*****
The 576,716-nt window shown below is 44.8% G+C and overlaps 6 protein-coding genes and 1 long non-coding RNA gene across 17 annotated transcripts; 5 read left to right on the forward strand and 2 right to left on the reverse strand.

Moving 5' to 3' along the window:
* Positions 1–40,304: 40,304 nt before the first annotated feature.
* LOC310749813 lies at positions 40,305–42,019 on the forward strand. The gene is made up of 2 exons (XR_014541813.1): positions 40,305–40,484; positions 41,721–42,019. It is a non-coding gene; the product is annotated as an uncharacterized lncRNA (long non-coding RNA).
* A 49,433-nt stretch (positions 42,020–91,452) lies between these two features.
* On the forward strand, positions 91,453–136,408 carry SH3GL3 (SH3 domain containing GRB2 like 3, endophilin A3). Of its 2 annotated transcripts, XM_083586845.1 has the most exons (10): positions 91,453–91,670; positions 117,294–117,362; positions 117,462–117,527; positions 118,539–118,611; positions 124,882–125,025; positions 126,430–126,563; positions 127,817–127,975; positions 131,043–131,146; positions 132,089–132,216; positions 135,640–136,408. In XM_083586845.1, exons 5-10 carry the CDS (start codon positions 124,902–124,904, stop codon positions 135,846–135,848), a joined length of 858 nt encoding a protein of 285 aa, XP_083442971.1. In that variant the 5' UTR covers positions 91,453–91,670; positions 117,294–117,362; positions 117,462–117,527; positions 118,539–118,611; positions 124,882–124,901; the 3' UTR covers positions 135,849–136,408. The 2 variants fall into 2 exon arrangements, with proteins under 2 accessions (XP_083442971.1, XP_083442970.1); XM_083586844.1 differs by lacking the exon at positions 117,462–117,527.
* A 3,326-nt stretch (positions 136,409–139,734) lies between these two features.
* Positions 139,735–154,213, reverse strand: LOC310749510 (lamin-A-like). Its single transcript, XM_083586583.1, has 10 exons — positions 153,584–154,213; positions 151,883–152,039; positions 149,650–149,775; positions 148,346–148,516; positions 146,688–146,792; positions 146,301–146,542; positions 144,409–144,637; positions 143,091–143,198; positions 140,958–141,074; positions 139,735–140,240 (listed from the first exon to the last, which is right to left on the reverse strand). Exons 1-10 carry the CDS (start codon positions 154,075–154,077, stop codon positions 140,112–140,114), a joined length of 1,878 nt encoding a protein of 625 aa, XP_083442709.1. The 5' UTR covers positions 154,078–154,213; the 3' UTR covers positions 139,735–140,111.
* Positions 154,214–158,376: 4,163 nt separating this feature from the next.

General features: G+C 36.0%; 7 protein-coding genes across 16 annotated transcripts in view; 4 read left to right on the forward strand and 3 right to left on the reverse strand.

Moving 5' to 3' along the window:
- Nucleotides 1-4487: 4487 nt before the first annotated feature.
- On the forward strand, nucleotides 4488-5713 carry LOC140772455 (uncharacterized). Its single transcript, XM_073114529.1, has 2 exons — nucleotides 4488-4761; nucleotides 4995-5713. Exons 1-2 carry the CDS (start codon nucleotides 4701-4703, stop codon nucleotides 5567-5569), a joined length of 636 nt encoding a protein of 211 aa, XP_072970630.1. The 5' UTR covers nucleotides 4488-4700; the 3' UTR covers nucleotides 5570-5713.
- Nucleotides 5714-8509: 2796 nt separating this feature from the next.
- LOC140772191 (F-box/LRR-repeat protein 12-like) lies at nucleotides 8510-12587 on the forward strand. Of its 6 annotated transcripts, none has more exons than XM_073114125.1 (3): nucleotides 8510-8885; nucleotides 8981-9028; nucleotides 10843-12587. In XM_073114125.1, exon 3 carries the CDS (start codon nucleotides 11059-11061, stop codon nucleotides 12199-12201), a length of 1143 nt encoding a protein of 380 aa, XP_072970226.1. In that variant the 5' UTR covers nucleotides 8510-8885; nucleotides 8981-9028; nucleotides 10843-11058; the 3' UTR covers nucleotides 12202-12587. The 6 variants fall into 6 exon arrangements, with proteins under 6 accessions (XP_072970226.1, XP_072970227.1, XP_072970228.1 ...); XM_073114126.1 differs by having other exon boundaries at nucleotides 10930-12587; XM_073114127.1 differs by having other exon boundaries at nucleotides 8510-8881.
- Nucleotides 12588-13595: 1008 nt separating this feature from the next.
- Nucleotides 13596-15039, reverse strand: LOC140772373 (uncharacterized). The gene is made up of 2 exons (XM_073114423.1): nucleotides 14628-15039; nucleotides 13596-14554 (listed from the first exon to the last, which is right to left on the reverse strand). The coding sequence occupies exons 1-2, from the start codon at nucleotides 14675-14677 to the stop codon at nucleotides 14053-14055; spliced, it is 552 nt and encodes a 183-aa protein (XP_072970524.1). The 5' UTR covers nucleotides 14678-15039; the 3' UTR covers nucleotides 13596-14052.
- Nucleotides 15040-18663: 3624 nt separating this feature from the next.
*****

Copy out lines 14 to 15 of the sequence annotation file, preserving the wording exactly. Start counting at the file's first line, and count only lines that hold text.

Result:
- Nucleotides 5714-8509: 2796 nt separating this feature from the next.
- LOC140772191 (F-box/LRR-repeat protein 12-like) lies at nucleotides 8510-12587 on the forward strand. Of its 6 annotated transcripts, none has more exons than XM_073114125.1 (3): nucleotides 8510-8885; nucleotides 8981-9028; nucleotides 10843-12587. In XM_073114125.1, exon 3 carries the CDS (start codon nucleotides 11059-11061, stop codon nucleotides 12199-12201), a length of 1143 nt encoding a protein of 380 aa, XP_072970226.1. In that variant the 5' UTR covers nucleotides 8510-8885; nucleotides 8981-9028; nucleotides 10843-11058; the 3' UTR covers nucleotides 12202-12587. The 6 variants fall into 6 exon arrangements, with proteins under 6 accessions (XP_072970226.1, XP_072970227.1, XP_072970228.1 ...); XM_073114126.1 differs by having other exon boundaries at nucleotides 10930-12587; XM_073114127.1 differs by having other exon boundaries at nucleotides 8510-8881.